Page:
Sunday, March 29, 2009

I don't want to say HOUSE stole our POINT OF VIEW episode but...


...tonight's edition of HOUSE is seen through the point of view of a patient. Huh??? David Isaacs and I wrote that in 1978 for MASH. It's kind of a famous episode. I just watched a preview of the HOUSE episode and it looks like the exact same show. Or maybe it’s just an “homage”. You can see the preview here.

I constantly get readers who want to know about POINT OF VIEW so I figured this might be a good time to share the story again.

The problem with constructing “our” version was finding a story to go along with the convention. A soldier is injured, treated and saved by those lovable wacky medicos at the 4077th. But what’s his injury? Where’s the suspense? And more importantly, how does he connect with our central characters?

We heard of a 1947 movie that used this first-person device called LADY IN THE LAKE. It was a Raymond Chandler mystery with Robert Montgomery as detective Philip Marlowe. Or, more accurately, Robert Montgomery’s voice. So we screened the movie. Holy shit! What we found was that when someone talked to Marlowe it was fine, but when Marlowe spoke the other actors had nothing to do but stare uncomfortably into the camera and try to react (this was not Jayne Meadow’s best work). It was sooooo dicey. Not to mention static, boring, and…well, downright creepy.

It seemed to us the key to making this device work was not having the soldier talk. And that sparked our story. What if the patient is hit in the throat? He can’t speak. He must undergo a series of tricky operations (the suspense) until finally he is able to utter only two words –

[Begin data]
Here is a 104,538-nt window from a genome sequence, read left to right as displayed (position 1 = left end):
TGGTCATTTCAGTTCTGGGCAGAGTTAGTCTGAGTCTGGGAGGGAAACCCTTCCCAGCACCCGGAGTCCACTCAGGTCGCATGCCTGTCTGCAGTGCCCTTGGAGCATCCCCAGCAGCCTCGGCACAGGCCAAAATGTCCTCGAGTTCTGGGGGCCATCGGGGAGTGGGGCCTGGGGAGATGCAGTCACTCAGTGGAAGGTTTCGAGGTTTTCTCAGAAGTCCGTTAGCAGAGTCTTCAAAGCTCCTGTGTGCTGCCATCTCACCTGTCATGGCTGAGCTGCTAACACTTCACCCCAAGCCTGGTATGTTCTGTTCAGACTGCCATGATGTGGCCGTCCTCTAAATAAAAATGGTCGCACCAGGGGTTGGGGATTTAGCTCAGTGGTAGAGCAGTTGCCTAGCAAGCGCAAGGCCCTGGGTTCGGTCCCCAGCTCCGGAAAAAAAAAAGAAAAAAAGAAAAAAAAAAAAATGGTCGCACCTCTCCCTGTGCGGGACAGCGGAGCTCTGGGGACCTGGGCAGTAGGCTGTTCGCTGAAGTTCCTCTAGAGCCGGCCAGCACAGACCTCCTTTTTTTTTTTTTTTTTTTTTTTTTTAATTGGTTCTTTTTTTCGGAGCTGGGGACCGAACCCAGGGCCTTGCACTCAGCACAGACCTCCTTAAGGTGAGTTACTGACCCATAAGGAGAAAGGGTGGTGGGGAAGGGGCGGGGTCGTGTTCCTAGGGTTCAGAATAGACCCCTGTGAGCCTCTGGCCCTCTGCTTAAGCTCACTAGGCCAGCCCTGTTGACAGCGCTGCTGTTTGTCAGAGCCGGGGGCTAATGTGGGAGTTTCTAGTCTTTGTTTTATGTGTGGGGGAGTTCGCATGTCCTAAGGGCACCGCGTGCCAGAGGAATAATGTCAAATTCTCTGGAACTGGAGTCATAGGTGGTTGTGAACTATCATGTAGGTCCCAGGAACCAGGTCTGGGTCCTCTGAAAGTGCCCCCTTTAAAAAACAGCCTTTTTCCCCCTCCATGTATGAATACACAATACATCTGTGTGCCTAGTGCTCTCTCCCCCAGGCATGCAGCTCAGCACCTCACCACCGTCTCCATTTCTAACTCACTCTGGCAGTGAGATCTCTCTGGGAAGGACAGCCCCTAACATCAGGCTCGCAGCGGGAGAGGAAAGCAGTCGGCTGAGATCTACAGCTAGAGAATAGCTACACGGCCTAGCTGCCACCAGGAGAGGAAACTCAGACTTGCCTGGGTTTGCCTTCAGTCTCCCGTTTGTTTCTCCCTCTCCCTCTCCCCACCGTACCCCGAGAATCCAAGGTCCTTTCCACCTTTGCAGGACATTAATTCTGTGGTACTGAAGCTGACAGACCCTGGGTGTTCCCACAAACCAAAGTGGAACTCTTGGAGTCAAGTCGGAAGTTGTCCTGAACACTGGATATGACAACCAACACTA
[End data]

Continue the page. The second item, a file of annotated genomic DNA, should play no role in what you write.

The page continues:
“Thank…you”.

In the HOUSE version the patient can talk but no one hears him. I haven’t seen the complete episode but even from the preview it seems disconcerting to hear this voice out of nowhere… and that voice is supposed to be you.

Getting back to our story, it now laid itself out pretty easily. We created a B story where Potter forgets his anniversary and the patient informs Hawkeye which leads to the resolution. That way the soldier is directly involved in the story. One of the show’s highlights for me was how masterful Harry Morgan played the scene in which he confided in the young soldier. Not a dry seat in the house!

We wanted to really utilize the visual, give the viewer a different perspective whenever possible. What did it look like actually being in the chopper, gazing down at the camp, being on a stretcher during the insanity of triage, being wheeled into OR?

So much credit for the success of the episode goes to director, Charles Dubin. And remember, he had only three days to film this, not three weeks…or months. And this was 1978, before steady cams. I think D. W. Griffith used this camera to shoot BIRTH OF A NATION. It couldn’t have been heavier or more unwieldy. Judging from the HOUSE preview the camerawork is more fluid but the effect is no more effective.